Saturday, September 24, 2011

Pork and marinade

If you barbecue a thick or tough cut of meat, you may well need to cook it first, before marinating it and subjecting it to the fiercely hot coals. But what if you are cooking it indoors? Do you still need a two-stage process, when you can get decent results by simply putting the marinated meat in a low to medium oven?

I often buy spare rib chops, cut them into pieces, coat them in a marinade, and cook them in a low oven. But this cut gives off quite a bit of liquid, which you have to allow to evaporate before the meat browns and the marinade turns sticky. You don't know how long that will take, and you may have to fiddle with the oven temperature to speed the process. The pork can become tough.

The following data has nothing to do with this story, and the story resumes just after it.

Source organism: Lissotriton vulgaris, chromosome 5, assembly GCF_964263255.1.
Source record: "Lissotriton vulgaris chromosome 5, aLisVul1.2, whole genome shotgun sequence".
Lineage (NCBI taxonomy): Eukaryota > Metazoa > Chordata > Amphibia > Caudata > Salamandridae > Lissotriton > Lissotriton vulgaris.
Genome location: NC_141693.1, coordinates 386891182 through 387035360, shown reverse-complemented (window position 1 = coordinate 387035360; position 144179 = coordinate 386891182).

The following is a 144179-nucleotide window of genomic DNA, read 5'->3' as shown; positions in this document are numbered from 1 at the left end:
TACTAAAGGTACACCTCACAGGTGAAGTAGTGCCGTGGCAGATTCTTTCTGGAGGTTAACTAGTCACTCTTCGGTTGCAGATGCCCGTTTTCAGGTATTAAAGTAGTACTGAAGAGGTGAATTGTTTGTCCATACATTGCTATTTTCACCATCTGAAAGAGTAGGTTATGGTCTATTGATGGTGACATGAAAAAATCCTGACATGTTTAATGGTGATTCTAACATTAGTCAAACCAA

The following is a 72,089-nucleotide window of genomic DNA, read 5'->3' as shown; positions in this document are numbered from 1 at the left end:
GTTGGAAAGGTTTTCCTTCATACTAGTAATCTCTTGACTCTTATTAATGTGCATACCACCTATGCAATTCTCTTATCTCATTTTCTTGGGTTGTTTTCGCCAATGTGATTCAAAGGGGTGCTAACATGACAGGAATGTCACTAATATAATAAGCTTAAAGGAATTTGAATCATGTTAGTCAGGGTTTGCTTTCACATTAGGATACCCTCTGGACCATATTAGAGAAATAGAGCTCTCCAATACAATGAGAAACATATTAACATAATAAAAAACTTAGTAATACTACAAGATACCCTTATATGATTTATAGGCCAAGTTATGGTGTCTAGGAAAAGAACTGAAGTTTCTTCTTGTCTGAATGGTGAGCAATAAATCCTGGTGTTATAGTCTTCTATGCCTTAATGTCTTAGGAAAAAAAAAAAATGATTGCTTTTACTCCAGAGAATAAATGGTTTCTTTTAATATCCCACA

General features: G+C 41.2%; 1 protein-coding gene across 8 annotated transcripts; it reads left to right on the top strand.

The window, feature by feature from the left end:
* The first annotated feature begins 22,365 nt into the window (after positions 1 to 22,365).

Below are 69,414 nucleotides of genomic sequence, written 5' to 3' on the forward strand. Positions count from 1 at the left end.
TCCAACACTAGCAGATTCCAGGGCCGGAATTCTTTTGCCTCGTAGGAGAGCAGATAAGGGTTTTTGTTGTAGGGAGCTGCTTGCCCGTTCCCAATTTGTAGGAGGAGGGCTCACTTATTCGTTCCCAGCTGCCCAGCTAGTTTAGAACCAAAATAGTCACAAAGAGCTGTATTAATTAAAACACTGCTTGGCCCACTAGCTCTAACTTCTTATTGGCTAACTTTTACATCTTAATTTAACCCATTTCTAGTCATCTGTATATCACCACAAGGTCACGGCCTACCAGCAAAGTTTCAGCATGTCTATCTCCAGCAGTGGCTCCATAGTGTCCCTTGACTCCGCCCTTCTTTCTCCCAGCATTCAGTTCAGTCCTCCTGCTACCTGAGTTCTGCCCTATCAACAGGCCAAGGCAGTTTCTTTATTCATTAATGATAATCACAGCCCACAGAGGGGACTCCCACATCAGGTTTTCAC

I poached four chops (in a pot with a chicken carcass - they contributed to the resultant stock) for about 50 minutes. Then I cut them up and marinated them. Later I cooked them under the grill until browned and warmed through, first on a high heat, then on a lower one.

It works better than the one-stage method, I think. The meat is more tender, and the marinade penetrates it more efficiently.

Marinade recipes here and here.

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